We lack much essential knowledge, not only about Chinese Communist legal institutions, but about Chinese society generally – how it is organized, how power is distributed and wielded, and the nature of even the most ordinary relationships. Such ignorance is dangerous, especially when China and the United States, and their perceptions of each other, remain tragically far apart. An analysis of China's institutions for resolving disputes can teach much about its dominant values and authority relationships.
This Article examines the resolution of disputes between individuals in China, relying on documentary sources and on interviews conducted by the author in Mandarin with fifty Chinese emigres in Hong Kong from 1965 through 1967. The Article has several primary goals. By closely analyzing Chinese institutions that have hitherto been inadequately described in the West, it seeks to show how the disagreements, fights, and quarrels of ordinary people in China are settled. Further, it attempts to define Chinese Communist concepts of social conflict and social control, to deepen understanding of the Chinese institutions which manage conflict and exercise control, and to explore the functions of dispute resolution under Communism. Finally, this study compares traditional Chinese and Communist Chinese modes of dispute resolution.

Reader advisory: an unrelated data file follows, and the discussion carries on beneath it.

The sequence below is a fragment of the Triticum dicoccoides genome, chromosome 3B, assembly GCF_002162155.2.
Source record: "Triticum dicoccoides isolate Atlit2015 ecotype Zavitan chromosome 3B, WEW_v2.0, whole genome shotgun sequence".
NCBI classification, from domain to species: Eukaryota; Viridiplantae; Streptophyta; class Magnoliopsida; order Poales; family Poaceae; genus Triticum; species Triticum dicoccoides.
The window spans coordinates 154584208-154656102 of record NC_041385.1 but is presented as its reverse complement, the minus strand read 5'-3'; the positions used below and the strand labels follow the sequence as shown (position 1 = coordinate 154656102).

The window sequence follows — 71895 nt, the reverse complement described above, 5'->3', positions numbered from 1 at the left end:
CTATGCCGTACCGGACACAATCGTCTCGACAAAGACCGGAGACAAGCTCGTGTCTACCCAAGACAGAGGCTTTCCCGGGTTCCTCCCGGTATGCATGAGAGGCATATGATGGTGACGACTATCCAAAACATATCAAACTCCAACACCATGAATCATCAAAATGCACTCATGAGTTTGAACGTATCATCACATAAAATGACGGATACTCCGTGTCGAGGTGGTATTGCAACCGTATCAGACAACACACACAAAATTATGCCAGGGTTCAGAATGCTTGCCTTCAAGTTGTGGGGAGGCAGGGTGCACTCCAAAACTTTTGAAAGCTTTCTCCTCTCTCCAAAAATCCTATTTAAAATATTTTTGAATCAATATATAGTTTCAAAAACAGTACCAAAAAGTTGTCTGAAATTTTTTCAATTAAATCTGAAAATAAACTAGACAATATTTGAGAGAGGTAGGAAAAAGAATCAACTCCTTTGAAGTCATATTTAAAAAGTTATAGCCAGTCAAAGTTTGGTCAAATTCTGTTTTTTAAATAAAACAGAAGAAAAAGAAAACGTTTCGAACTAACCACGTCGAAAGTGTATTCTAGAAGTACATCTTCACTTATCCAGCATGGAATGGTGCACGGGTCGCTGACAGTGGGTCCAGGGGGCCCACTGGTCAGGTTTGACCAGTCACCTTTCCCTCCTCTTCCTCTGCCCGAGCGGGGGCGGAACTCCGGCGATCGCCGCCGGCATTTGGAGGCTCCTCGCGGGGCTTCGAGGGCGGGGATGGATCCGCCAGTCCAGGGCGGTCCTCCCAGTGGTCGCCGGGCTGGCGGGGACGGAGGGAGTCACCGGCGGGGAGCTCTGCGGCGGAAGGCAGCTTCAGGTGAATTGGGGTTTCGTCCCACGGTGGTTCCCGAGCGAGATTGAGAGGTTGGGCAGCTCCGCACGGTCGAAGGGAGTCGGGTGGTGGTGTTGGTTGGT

Stanley B. Lubman,
Mao and Mediation: Politics and Dispute Resolution in Communist China,
Calif. L. Rev.
Available at: https://scholarship.law.columbia.edu/chinese_legal_studies/2